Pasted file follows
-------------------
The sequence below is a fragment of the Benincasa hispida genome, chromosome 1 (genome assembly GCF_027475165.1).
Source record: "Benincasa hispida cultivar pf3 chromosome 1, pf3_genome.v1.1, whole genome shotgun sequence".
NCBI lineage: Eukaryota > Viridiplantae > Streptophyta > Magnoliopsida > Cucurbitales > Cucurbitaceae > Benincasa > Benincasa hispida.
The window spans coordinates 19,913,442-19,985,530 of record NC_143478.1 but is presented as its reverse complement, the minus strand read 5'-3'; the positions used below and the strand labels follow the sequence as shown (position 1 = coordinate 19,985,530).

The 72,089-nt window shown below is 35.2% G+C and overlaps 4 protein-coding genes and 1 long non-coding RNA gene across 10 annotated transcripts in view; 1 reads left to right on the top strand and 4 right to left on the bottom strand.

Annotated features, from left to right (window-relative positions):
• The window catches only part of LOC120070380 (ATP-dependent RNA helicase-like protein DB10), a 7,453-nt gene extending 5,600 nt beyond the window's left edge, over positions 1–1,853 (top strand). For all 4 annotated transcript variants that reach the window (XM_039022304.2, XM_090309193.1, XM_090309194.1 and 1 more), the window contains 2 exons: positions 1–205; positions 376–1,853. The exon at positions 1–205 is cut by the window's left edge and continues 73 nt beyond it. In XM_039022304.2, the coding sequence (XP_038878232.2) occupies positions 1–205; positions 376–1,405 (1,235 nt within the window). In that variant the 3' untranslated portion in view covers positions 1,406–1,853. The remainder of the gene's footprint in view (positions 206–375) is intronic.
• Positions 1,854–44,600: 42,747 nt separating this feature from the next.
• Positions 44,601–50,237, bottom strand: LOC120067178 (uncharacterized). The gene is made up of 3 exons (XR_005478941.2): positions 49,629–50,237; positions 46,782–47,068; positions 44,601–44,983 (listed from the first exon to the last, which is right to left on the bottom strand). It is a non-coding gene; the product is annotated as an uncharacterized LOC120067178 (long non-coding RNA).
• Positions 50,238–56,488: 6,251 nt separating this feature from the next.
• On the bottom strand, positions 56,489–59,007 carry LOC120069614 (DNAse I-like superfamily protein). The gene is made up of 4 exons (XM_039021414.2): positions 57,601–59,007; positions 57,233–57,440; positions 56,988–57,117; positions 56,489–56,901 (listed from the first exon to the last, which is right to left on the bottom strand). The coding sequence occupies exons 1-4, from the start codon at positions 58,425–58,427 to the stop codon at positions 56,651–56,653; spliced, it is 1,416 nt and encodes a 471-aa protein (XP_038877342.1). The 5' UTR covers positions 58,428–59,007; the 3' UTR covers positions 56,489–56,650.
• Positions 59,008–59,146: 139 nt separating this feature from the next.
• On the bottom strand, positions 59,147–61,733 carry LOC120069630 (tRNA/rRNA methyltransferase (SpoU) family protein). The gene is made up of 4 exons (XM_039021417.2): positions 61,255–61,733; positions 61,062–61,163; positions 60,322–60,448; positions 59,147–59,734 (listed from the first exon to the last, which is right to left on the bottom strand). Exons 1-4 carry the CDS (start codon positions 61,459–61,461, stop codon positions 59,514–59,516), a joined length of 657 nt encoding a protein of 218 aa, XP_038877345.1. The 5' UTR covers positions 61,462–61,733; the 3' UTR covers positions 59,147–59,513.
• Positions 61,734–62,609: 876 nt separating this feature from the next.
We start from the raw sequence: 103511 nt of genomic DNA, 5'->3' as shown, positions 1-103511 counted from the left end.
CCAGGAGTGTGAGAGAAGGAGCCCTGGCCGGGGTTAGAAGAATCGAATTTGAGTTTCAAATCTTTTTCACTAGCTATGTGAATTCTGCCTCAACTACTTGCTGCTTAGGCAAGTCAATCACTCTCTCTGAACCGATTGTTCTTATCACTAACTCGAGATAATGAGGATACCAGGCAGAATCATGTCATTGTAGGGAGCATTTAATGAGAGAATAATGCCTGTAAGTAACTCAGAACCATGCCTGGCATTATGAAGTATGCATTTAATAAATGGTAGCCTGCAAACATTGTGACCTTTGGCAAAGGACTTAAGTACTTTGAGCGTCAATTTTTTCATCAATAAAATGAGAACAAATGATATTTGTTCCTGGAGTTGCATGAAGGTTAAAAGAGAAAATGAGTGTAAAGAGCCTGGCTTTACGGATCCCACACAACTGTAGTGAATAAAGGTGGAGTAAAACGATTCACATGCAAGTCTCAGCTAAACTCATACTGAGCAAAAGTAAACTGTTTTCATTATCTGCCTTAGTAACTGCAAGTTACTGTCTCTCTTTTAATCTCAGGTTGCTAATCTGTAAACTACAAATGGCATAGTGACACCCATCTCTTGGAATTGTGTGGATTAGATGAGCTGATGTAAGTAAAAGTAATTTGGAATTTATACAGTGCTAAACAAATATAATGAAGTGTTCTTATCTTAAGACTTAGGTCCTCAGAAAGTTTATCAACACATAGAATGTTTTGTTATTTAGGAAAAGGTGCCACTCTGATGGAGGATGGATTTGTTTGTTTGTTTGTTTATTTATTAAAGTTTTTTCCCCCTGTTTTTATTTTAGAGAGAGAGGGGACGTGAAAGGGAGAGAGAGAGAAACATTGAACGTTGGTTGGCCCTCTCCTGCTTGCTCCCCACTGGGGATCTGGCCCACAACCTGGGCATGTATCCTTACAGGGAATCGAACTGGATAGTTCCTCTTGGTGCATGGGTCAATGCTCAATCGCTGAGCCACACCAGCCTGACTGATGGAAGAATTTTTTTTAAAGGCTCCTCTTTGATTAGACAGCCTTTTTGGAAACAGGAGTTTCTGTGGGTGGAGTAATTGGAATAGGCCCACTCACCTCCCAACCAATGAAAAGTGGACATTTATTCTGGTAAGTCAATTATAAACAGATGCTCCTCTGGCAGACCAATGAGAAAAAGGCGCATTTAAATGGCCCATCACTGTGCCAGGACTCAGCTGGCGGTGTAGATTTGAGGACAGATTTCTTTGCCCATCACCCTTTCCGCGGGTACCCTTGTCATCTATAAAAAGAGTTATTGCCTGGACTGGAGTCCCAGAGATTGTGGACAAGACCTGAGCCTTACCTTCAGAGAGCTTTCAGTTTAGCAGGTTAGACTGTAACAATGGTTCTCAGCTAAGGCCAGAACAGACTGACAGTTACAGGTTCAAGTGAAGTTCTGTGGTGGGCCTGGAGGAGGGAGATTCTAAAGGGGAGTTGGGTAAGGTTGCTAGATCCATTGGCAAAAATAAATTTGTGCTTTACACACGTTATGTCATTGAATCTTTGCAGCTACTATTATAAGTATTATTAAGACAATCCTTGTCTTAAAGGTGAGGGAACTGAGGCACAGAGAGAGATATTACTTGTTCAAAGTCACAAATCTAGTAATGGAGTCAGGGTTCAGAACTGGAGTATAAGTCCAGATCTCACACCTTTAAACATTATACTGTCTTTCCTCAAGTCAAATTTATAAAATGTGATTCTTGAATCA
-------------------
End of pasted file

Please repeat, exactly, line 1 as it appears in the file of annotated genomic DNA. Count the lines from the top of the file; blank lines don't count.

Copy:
The sequence below is a fragment of the Benincasa hispida genome, chromosome 1 (genome assembly GCF_027475165.1).